Netbooks based on Freescale's i.MX515 ARM CPU are rumoured to be scheduled for launch at Computex this year
Starting life as the brain of Acorn’s Archimedes school computers in the late 1980s, the ARM processor architecture has since become a ubiquitous element in a plethora of mobile devices from the iPod through the Nintendo DS to various PDAs. However, while it’s been a long time since the architecture formed the basis of a computer, the word is that some ARM-based netbooks will be launched at the Computex show in Taiwan in June.
claims to have spoken to sources at netbook manufacturers who said that Pegatron Technology plans to produce a netbook based on Freescale's ARM-based i.MX515 CPU
, while Wistron reportedly has a netbook based on Qualcomm's ARM-based Snapdragon platform
in the works.
As well as this, the site reports that both MSI and Asus have confirmed that they’re “evaluating the possibility of launching Qualcomm CPU-based netbooks.” The site also says that netbooks using Nvidia’s ARM-based Tegra platform will also appear at a later date. Freecom launched its i.MX515 CPU in January, and specifically targeted it at the netbook market with a reference netbook design for OEMs based on Ubuntu Linux.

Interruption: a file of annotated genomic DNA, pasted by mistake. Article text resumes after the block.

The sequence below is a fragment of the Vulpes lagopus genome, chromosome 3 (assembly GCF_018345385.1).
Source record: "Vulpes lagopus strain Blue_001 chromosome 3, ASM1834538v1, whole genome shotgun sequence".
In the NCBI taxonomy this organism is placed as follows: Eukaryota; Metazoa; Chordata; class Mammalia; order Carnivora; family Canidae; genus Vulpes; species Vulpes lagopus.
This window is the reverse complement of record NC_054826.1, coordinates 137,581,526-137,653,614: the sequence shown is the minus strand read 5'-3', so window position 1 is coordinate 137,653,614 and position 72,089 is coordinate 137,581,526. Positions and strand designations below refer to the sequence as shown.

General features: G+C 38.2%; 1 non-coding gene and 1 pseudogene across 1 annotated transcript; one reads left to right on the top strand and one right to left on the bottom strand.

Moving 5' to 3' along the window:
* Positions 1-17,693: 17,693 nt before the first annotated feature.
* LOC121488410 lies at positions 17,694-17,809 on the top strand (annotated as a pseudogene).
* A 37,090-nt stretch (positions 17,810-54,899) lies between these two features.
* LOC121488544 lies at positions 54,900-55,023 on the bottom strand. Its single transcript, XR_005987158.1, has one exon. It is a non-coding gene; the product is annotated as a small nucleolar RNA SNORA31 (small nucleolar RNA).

The news comes soon after the One Laptop per Child (OLPC) project said that it was also looking at using an ARM CPU in the next-generation XO-2 OLPC machine. The current OLPC XO-1 machine uses an AMD Geode x86 CPU, but PC World
reported that the OLPC team was "almost" committed to moving over to an ARM-based CPU in the XO-2.
However, there are potential barriers when it comes to software support as the OLPC project currently supports dual-boot Windows and Linux systems, as well as Linux-only laptops. According to PC World, the OLPC project’s chairman, Nicholas Negroponte said that "Like many, we are urging Microsoft to make Windows - not Windows Mobile - available on the ARM. This is a complex question for them."
The site also points out that the XO-2 won’t be released for another 18 months, and quotes Negroponte as saying that "a lot can change with regard to Microsoft and ARM" in that time. The reason for the change is reportedly the potential for much lower power consumption when using ARM CPUs. However, even if Microsoft was to code an ARM-compatible version of Windows for netbooks, you would still then have the barrier of getting third-party x86 software working on the new OS.
Could ARM-based netbooks running Linux be a successful business venture, and should Microsoft code an ARM-compatible version of Windows? Let us know your thoughts in the forums